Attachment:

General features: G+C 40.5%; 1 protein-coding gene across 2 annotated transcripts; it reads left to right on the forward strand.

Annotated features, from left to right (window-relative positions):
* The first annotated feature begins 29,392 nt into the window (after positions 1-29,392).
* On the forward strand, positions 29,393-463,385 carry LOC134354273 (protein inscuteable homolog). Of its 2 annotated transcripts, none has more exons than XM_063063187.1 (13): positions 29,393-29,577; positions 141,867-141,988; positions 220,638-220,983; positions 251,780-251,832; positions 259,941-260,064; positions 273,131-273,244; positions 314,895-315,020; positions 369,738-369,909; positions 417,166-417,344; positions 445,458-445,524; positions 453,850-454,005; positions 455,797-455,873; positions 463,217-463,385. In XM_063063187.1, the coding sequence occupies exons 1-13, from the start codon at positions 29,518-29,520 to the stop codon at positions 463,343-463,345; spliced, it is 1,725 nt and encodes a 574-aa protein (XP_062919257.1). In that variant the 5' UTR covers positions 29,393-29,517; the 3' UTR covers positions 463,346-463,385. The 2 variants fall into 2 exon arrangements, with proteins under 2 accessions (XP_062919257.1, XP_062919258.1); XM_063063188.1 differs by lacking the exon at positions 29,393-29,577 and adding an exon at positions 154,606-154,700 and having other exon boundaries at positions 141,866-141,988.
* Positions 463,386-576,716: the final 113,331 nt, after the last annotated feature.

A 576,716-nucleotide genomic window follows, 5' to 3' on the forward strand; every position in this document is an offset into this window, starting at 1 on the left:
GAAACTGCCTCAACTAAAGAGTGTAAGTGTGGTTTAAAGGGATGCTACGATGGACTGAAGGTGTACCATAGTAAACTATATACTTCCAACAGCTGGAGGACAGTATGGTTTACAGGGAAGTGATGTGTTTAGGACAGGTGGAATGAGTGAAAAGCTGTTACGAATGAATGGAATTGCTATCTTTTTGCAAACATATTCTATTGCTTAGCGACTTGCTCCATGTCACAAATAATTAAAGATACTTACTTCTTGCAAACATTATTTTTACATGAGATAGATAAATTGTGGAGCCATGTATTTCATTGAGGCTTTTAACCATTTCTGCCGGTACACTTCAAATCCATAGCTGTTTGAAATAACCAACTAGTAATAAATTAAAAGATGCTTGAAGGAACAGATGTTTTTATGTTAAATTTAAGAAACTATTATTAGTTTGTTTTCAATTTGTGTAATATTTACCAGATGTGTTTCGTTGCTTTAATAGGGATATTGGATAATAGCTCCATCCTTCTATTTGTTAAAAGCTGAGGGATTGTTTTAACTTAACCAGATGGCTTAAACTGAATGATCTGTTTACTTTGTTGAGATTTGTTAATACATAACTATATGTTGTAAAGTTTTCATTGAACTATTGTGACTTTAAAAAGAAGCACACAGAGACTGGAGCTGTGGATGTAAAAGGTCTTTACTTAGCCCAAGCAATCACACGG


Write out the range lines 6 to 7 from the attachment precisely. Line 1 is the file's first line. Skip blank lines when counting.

A 576,716-nucleotide genomic window follows, 5' to 3' on the forward strand; every position in this document is an offset into this window, starting at 1 on the left:
GAAACTGCCTCAACTAAAGAGTGTAAGTGTGGTTTAAAGGGATGCTACGATGGACTGAAGGTGTACCATAGTAAACTATATACTTCCAACAGCTGGAGGACAGTATGGTTTACAGGGAAGTGATGTGTTTAGGACAGGTGGAATGAGTGAAAAGCTGTTACGAATGAATGGAATTGCTATCTTTTTGCAAACATATTCTATTGCTTAGCGACTTGCTCCATGTCACAAATAATTAAAGATACTTACTTCTTGCAAACATTATTTTTACATGAGATAGATAAATTGTGGAGCCATGTATTTCATTGAGGCTTTTAACCATTTCTGCCGGTACACTTCAAATCCATAGCTGTTTGAAATAACCAACTAGTAATAAATTAAAAGATGCTTGAAGGAACAGATGTTTTTATGTTAAATTTAAGAAACTATTATTAGTTTGTTTTCAATTTGTGTAATATTTACCAGATGTGTTTCGTTGCTTTAATAGGGATATTGGATAATAGCTCCATCCTTCTATTTGTTAAAAGCTGAGGGATTGTTTTAACTTAACCAGATGGCTTAAACTGAATGATCTGTTTACTTTGTTGAGATTTGTTAATACATAACTATATGTTGTAAAGTTTTCATTGAACTATTGTGACTTTAAAAAGAAGCACACAGAGACTGGAGCTGTGGATGTAAAAGGTCTTTACTTAGCCCAAGCAATCACACGG